Sarah Kirkland Snider

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Sarah Kirkland Snider
Sarah Kirkland Snider observing a rehearsal.jpg
Snider observing a rehearsal in 2018
Born (1973-10-08) October 8, 1973 (age 48)
  • Composer
  • Co-Artistic Director of New Amsterdam Records

Sarah Kirkland Snider (born October 8, 1973) is an American composer. She has received critical acclaim for her chamber, orchestral, song cycle, choral, and ballet works.


Snider was born and raised in Princeton, New Jersey. Despite a non-musical parentage, she had a self-professed musical itch from a young age, going as far as to knock on her neighbors’ doors to play their pianos by ear.[1] Eventually, Snider began formal music study, beginning piano at age 7 and cello at age 10. She also sang in choirs, attending five years of summer camp at the American Boychoir School where she studied under Anton Armstrong.[2] She later attended Princeton High School, singing in a nationally celebrated high school choir under William Trego, and performing in the PHS Orchestra. She cites two female PHS Orchestra conductors as early female role models.[2]

Snider also composed music at a young age, keeping it private until her junior year of high school when she showed her first works to her piano teacher, composer/pianist Laurie Altman, who encouraged her to study composition in college. Snider would later stylistically describe these early works as “somewhere between early Debussy and Joni Mitchell.”[3]

Snider received a BA in Psychology-Sociology from Wesleyan University, where she decided not to pursue composition because she felt her music too conservative for its experimentally-oriented program. After graduating in 1995, she moved to New York and worked at a pro-choice law firm.[4] While considering pursuing public interest law, she began writing music for experimental theater and decided to pursue composition full-time. Snider enrolled in the composition master's program at New York University to study with composer Justin Dello Joio, whom she called “a brilliant, Nadia Boulanger-style teacher,”[4] but left after three semesters. In 2005 and 2006, she received a Master of Music and an Artist Diploma in Composition from the Yale School of Music,[5] where she studied with Martin Bresnick, Aaron Jay Kernis, Ezra Laderman, and David Lang.[6]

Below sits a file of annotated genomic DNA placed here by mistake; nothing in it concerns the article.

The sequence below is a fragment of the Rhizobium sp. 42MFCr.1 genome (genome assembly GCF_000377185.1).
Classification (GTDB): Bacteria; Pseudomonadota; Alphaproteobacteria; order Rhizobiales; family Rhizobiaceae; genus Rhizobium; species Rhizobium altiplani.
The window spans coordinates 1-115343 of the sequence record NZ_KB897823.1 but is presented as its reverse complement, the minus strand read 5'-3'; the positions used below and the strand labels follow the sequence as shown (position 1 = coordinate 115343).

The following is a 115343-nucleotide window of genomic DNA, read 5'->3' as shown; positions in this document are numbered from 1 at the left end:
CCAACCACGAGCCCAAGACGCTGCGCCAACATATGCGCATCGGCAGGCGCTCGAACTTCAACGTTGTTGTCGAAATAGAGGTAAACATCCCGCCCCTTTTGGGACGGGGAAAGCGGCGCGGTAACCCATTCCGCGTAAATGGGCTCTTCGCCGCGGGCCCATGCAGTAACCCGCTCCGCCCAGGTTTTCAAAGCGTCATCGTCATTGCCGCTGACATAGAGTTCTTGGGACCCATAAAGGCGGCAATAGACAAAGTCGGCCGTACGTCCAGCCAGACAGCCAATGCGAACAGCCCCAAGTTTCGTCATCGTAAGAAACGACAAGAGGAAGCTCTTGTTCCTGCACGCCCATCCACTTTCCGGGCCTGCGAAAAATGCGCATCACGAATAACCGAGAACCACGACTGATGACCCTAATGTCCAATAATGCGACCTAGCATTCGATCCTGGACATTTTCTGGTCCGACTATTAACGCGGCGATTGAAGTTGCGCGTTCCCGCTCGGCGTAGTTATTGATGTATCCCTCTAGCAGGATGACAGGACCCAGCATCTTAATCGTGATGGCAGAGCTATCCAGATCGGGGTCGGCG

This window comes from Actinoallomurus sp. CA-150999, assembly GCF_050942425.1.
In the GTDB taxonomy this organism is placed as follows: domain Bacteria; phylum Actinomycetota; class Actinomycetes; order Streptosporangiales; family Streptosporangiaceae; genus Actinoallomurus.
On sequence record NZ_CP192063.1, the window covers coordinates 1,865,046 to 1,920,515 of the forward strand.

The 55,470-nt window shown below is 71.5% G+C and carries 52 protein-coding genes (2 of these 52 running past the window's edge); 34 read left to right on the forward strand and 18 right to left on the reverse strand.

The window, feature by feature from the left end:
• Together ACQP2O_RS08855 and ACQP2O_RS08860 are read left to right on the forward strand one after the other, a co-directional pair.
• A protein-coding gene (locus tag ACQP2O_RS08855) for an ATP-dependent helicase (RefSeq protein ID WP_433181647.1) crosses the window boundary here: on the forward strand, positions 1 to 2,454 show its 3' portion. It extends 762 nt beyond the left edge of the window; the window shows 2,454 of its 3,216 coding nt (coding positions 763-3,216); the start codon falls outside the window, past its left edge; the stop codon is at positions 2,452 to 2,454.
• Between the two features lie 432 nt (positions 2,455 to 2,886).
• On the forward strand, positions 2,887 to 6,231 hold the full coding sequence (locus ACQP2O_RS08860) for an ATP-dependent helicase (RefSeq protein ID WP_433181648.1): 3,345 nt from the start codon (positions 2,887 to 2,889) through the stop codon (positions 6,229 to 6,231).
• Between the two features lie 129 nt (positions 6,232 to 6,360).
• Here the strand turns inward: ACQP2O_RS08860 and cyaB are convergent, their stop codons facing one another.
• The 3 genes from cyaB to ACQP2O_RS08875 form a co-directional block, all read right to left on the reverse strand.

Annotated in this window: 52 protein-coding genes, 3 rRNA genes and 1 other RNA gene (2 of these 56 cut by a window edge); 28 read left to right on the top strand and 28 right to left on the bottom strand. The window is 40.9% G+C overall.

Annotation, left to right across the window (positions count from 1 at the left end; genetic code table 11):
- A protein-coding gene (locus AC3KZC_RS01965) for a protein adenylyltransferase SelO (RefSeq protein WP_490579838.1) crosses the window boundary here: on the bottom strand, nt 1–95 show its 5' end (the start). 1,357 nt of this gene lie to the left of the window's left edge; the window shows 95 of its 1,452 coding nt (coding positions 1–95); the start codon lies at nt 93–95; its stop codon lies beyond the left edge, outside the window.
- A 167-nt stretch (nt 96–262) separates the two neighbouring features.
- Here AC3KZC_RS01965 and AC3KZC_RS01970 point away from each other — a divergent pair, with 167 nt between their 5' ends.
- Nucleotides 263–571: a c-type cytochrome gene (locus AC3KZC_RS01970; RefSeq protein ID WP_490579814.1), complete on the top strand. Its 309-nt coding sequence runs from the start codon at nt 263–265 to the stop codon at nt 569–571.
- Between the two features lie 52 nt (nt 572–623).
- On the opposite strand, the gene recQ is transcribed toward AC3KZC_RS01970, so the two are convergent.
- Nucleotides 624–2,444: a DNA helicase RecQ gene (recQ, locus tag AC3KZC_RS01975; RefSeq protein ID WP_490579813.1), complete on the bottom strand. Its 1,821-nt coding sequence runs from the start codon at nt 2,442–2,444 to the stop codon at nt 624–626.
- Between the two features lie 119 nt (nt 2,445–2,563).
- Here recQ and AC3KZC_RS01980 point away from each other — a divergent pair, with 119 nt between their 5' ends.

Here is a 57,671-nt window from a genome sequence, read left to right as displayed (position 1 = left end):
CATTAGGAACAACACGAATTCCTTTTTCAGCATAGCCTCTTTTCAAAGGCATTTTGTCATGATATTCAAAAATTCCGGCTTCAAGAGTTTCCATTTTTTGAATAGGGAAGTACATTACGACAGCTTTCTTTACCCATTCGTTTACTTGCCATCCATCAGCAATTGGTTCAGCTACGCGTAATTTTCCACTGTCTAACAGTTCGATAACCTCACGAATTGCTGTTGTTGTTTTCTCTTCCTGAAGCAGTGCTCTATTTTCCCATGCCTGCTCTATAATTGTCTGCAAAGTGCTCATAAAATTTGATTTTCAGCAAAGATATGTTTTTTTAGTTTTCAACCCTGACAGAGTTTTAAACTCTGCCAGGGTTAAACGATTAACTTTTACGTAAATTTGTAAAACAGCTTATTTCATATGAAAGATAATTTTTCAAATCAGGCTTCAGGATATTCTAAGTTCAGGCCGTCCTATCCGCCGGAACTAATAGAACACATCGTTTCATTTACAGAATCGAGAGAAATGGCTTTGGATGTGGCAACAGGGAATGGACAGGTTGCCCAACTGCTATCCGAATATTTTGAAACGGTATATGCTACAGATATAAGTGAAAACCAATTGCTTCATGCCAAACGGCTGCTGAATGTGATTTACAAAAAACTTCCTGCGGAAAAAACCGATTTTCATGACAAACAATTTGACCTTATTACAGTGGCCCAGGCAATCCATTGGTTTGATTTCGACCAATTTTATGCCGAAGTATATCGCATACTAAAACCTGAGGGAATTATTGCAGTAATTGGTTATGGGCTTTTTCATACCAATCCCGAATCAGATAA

She is married to composer Steven Mackey.[7]


Snider's musical compositions, particularly her song cycles, frequently borrow from indie rock and popular musical idioms as well as classical chamber music forms and instrumentation. These stylistic choices have led critics to label her music as part of the burgeoning indie-classical movement, where she has been called "perhaps the most sophisticated" of voices within this genre.[8]

Snider has received particular recognition for her album releases of her classical song cycles and her Mass: Penelope (2010), Unremembered (2015), and Mass for the Endangered (2020).

Penelope (2010)[edit]

Written for female voice and chamber orchestra, Penelope is an orchestral song cycle based on Homer's Odyssey, imagining the Roman epic as told from the perspective of Odysseus's wife, Penelope. Penelope was originally conceived as a music-theater monodrama in 2007–2008, commissioned by the J. Paul Getty Center and scored for alto/actor and string quartet. Snider later expanded it to a song cycle, expanding and tailoring it to the unique talents of vocalist Shara Worden and the chamber orchestra Ensemble Signal, both of whom feature prominently in the reimagined work. Its lyrics were written by Ellen McLaughlin.

New Amsterdam Records, who published the album on October 26, 2010, describes the work as follows:

Inspired by Homer’s epic poem, the Odyssey, Penelope is a meditation on memory, identity, and what it means to come home. Suspended somewhere between art song, indie rock, and chamber folk, the music of Penelope moves organically from moments of elegiac strings-and-harp reflection to dusky post-rock textures with drums, guitars and electronics, all directed by a strong sense of melody and a craftsman’s approach to songwriting.[9]

The album received widespread critical acclaim and commercial success—as of 2020, the song cycle has been performed over fifty times in North America and Europe. Pitchfork's Jayson Greene described Penelope as “a gorgeous piece of music and hauntingly vivid psychological portrait.”[10] Time Out New York named Penelope its “No. 1 Classical Album of 2010”,[11] while NPR deemed the song cycle among its “Top Five Genre-Defying Albums of 2010.”[12]

"The Lotus Eaters", the fourth song on the album, received particular attention. HuffPost named it one of the Top Ten Alternative Art Songs of 2001–2010,[13] while NPR listed the track as among the "200 Greatest Songs Written by 21st Century Women" in 2018, eight years after its release.[14]

Unremembered (2015)[edit]

Snider’s sophomore album, Unremembered, is scored for seven voices, chamber orchestra, and electronics, an expanded scope from Penelope. Released September 4, 2015 on New Amsterdam Records, critics[who?] deemed the song cycle an overwhelming success—it appeared in over 20 year-end lists for Best Album,[citation needed] including “Top 5 Classical Albums of 2015” in The Washington Post.